Press Releases
Organization’s Total Assistance Since the War Began: $16 Million Worldwide
July 20th, 2022

New York, NY (July 18, 2022) – UJA-Federation of New York today announced that it is providing more than $2.5 million this summer to assist refugees of the ongoing war in Ukraine who are in Israel. The funds will go toward programs that offer critical humanitarian assistance including childcare, summer camps, and mental health services and are being administered through six Israeli cities and several nonprofit organizations.  

The $2.5 million will assist both Olim and the approximately 20,000 refugees in Israel who are ineligible for government assistance under the country’s Law of Return.  

UJA partnered with several municipalities where refugees are settling and that have significant existing Russian-speaking populations, including Haifa, Netanya, Ashdod, Rishon LeZion, Beer Sheva, and Bat Yam.  

The refugee population in particular has faced tremendous challenges, as they lack adequate financial assistance and support. As a result of UJA’s intervention, services and programming in the partnering cities are being offered in a coordinated manner with effectiveness and efficiency for this population.  

“Together with our partnering organizations and municipalities, UJA built a much-needed infrastructure on the ground to address the urgent needs of refugee and immigrant families who arrived in dire circumstances to Israel,” said Itzik Shmuli, Director-General Israel Office, UJA-Federation of New York. “While the current allocations are targeted for summer activities, UJA’s Israel Office continues to be in close contact with government, local authorities, and NGOs, contributing to the planning of longer-term solutions to a situation that will likely not subside any time soon. By building this strong network, the voices and needs of the refugees are being heard and handled in a way that did not exist prior.”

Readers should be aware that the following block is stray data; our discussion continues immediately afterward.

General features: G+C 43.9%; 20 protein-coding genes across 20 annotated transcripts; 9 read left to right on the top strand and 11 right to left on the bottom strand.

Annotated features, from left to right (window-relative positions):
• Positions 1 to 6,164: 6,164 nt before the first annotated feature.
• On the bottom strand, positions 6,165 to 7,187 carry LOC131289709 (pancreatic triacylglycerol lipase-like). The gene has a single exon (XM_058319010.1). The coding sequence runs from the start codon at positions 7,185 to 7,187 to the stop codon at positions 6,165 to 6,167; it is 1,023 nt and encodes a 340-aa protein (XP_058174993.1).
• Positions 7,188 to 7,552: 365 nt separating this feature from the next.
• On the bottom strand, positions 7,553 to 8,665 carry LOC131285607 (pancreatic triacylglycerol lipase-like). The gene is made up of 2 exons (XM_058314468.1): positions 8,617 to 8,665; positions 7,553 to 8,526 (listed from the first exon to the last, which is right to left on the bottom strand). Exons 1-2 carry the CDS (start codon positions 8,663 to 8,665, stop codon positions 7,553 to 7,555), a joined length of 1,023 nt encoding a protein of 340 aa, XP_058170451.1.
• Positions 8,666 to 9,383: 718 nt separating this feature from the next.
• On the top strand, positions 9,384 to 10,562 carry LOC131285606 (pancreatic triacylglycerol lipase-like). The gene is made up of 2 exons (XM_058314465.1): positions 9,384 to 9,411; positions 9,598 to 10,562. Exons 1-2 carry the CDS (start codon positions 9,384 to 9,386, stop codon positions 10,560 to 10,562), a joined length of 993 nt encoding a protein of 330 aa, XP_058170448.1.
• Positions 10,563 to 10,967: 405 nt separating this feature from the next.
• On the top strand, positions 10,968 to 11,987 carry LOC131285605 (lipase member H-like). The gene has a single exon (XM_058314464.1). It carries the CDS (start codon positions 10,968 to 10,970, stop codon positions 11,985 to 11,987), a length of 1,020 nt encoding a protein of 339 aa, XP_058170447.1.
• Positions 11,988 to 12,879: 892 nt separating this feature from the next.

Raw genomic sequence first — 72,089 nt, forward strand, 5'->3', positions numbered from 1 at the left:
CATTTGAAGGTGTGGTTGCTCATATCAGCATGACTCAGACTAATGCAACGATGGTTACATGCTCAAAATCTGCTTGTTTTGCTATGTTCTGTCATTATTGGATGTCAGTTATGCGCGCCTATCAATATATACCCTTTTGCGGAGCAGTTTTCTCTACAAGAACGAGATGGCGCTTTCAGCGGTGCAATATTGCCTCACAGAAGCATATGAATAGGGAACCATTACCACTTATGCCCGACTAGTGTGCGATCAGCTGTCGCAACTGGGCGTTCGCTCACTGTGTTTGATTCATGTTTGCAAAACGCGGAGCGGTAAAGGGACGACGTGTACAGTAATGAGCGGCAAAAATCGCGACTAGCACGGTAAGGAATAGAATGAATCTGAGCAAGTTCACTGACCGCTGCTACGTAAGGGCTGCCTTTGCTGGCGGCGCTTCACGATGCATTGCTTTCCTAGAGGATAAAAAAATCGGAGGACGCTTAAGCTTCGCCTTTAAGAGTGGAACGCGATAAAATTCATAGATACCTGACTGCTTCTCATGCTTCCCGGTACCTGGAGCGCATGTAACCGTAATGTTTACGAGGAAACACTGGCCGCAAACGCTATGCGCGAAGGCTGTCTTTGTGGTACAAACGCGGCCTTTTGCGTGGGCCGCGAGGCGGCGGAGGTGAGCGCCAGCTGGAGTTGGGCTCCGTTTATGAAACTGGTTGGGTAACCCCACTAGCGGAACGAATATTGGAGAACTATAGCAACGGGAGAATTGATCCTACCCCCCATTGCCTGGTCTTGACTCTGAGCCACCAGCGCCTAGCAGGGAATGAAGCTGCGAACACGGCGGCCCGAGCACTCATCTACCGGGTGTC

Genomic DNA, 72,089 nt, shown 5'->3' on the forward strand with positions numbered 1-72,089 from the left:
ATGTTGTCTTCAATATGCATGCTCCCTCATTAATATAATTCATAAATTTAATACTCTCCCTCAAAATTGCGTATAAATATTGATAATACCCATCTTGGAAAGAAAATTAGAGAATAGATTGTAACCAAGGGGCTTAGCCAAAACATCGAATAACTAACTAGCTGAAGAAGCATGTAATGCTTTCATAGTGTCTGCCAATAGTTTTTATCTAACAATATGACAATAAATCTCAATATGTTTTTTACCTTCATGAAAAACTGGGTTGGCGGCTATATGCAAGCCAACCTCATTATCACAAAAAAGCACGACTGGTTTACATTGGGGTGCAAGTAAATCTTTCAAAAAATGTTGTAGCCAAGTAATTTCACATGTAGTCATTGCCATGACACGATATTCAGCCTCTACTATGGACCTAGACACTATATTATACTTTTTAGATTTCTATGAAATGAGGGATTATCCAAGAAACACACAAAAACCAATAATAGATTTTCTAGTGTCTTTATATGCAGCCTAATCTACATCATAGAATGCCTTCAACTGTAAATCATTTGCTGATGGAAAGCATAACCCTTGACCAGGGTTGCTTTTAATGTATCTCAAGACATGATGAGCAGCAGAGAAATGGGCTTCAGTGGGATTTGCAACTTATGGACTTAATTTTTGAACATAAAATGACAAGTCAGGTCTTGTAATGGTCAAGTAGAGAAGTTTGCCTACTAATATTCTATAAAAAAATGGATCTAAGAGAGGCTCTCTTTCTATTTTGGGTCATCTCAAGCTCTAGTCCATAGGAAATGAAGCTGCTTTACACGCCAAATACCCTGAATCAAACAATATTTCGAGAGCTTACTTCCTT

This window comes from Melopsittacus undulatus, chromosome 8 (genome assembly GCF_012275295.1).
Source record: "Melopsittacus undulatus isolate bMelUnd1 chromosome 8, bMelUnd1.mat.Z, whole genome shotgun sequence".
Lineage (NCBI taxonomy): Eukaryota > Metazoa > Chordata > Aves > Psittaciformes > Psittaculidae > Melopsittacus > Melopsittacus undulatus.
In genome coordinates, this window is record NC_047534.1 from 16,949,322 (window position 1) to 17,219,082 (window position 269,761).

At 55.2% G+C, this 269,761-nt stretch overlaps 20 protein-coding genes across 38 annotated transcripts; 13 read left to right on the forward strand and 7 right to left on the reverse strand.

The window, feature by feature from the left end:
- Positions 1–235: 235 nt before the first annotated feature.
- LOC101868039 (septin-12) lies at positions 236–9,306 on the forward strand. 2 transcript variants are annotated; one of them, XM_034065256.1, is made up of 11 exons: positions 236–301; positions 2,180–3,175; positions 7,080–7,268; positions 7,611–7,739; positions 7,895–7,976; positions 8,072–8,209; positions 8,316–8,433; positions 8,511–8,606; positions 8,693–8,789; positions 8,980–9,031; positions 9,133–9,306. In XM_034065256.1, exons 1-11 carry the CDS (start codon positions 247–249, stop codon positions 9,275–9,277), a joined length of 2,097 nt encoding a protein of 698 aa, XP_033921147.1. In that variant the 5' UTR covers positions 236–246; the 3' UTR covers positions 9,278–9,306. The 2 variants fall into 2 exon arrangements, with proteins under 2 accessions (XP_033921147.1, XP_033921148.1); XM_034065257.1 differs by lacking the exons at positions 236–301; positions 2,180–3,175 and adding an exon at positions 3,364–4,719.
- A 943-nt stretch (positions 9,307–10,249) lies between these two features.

The $2.5 million allocation will provide the following:  

  • Establish centers for refugee children ages 2–6: $425,000. Run by teams of psychologists and educators trained in childhood trauma counseling, the centers will provide psychosocial support and early childhood education.  
  • Summer programs for refugee children ages 7–18: $495,000 for summer camps, language immersion, summer school, and extracurricular activities.  
  • Community mental health: $354,150 for trauma counseling and psychosocial support.  
  • Municipal funds: $870,000 in cash to assist refugees with critical basic needs including food, medicine, personal hygiene, clothing, and transportation.  
  • Volunteer network of 240 Russian and Ukrainian-speaking therapists: $72,320.  
  • Establish a network of Russian and Ukrainian-speaking volunteers: $65,000.  
  • Protecting women and children from human trafficking: $37,000 to protect vulnerable women and children who are alone in Israel.  
  • Training and Job Placement of Olim: $40,000.  
  • Summer Camp for Ukrainian Olim living in youth villages without families: $25,000.  
  • Legal assistance and other advocacy for refugees: $92,000.  
  • Summer activities at an aid center housing 60 refugee families: $20,000
UJA Federation of New York >> <div style="color: #373737; font-family: Arial, Verdana, Helvetica, sans-serif; font-size: 14px; background-color: #ffffff;"><span style="color: #000000;">Itzik Shmuli in a summer ulpan class in Rishon Lezion, sponsored by UJA.</span></div>
<div style="color: #373737; font-family: Arial, Verdana, Helvetica, sans-serif; font-size: 14px; background-color: #ffffff;"><span style="color: #000000;">Photo credit: Courtesy of UJA-Federation.</span></div>
Itzik Shmuli in a summer ulpan class in Rishon Lezion, sponsored by UJA.
Photo credit: Courtesy of UJA-Federation.

About UJA-Federation of New York

Working with a network of hundreds of nonprofits, UJA extends its reach from New York to Israel to nearly 70 other countries around the world, touching the lives of 4.5 million people annually. Every year, UJA-Federation provides approximately $180 million in grants. In addition, the organization has provided more than $16 million in Ukraine-related emergency funding. For more information, please visit